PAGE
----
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I'm generating some pdfs using ReportLab in Django. I followed and experimented with the answer given to this question, and realised that the double-quotes therein don't make sense:

response['Content-Disposition'] = 'inline; filename=constant_"%s_%s".pdf'\
% ('foo','bar')

gives filename constant_-foo_bar-.pdf

response['Content-Disposition'] = 'inline; filename=constant_%s_%s.pdf' \
% ('foo','bar')

gives filename constant_foo_bar.pdf

Why is this? Is it just to do with slug-esque sanitisation for filesystems?

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No, I'm not really interested in having the quotes there (see that I first had the quotes from the answer to this question) just curious about what is going on and why. –  nimasmi Aug 6 '12 at 21:32
3  
I'm putting my money on it sanitizing clearly illegal or bad filenames –  jdi Aug 6 '12 at 21:37
    
And I'm with jdi. –  Madison May Aug 14 '12 at 1:07
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3 Answers

It seems from the research in this question that it's actually the browser doing the encoding/escaping. I used cURL to confirm that Django itself does not escape these headers. First, I set up a minimal test view:

# views.py 
def index(request):
    response = render(request, 'template.html')
    response['Content-Disposition'] = 'inline; filename=constant"a_b".html'
    return response

then ran:

carl@chaffinch:~$ HEAD http://localhost:8003
200 OK
Date: Thu, 16 Aug 2012 19:28:54 GMT
Server: WSGIServer/0.1 Python/2.7.3
Vary: Cookie
Content-Type: text/html; charset=utf-8
Client-Date: Thu, 16 Aug 2012 19:28:54 GMT
Client-Peer: 127.0.0.1:8003
Client-Response-Num: 1
Content-Disposition: inline; filename=constant"a_b".html

Check out the header: filename=constant"a_b".html. The quotes are still there!

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Python does not convert double quotes to hyphens in filenames:

>>> with open('constant_"%s_%s".pdf' % ('foo', 'bar'), 'w'): pass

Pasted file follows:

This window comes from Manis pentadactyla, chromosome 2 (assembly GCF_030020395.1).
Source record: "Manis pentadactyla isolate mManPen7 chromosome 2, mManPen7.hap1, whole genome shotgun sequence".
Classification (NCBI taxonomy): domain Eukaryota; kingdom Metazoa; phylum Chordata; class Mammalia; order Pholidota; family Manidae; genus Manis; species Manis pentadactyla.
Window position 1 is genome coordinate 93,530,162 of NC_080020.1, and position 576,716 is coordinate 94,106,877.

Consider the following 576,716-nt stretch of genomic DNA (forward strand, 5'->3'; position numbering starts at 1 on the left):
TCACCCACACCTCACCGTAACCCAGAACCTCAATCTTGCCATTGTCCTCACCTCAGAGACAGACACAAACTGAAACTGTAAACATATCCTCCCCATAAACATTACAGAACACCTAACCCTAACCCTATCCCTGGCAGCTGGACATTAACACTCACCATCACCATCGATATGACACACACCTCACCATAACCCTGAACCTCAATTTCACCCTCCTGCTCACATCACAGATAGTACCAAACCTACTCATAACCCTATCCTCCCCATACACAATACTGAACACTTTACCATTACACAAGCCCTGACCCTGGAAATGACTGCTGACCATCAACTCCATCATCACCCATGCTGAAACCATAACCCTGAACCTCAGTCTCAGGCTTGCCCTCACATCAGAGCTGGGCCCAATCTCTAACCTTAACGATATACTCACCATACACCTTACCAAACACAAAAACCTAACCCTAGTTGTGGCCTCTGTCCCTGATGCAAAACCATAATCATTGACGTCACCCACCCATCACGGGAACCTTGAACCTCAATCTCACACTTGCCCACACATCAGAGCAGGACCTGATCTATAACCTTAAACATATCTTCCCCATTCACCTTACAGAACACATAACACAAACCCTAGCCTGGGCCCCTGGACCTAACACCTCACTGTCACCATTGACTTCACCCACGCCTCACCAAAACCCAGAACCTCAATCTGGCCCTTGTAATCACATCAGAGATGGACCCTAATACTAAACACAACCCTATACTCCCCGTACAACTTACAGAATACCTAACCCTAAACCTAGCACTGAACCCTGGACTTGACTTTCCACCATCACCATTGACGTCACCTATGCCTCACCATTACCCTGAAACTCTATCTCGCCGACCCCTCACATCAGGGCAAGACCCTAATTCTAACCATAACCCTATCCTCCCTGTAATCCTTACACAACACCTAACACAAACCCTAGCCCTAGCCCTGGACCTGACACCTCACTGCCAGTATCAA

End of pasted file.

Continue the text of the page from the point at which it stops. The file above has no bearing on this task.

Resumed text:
... 
>>> 
giacomo@jack-laptop:~$ ls
(some names here)
-> constant_"foo_bar".pdf <-
(some names there)

Probably it's django that will not allow you to use too strange names.

Anyway I'd recommend to use only the following characters in filenames, to avoid portability issues:

  • Letters [a-z][A-Z]
  • digits [0-9]
  • hyphen(-), underscore(_), plus(+)

I don't see any real reason to use other characters.

Note: I've excluded the whitespace in the list, because there are some scripts that do not expect whitespaces in filenames, and I often see people asking help when learning scripting in (e.g) bash about programs not working correctly in this case.

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Repeating a similar test on Windows gives back an IOError complaining about a bad mode or filename. No auto-substitution there either. –  Mark Ransom Aug 16 '12 at 19:43
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Your usage is slightly incorrect. You would want the quotes around the entire filename in order to account for spaces, etc.

change:

response['Content-Disposition'] = 'inline; filename=constant_"%s_%s".pdf'\
% ('foo','bar')

to:

response['Content-Disposition'] = 'inline; filename="constant_%s_%s.pdf"'\
% ('foo','bar')
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-1 OP specifically said "No, I'm not really interested in having the quotes there ... just curious about what is going on and why". –  supervacuo Aug 16 '12 at 19:20
    
@supervacuo - matter of opinion. he seemed confused about why the quotes are necessary and it occurred to me that could be because he is using them incorrectly. –  randomfigure Aug 17 '12 at 17:27
    
For the record, I first tried copying the code verbatim from this question and saw that the double-quotes appeared in the outputted filename, which wasn't what I (or I think that OP) intended. –  nimasmi Aug 20 '12 at 12:30
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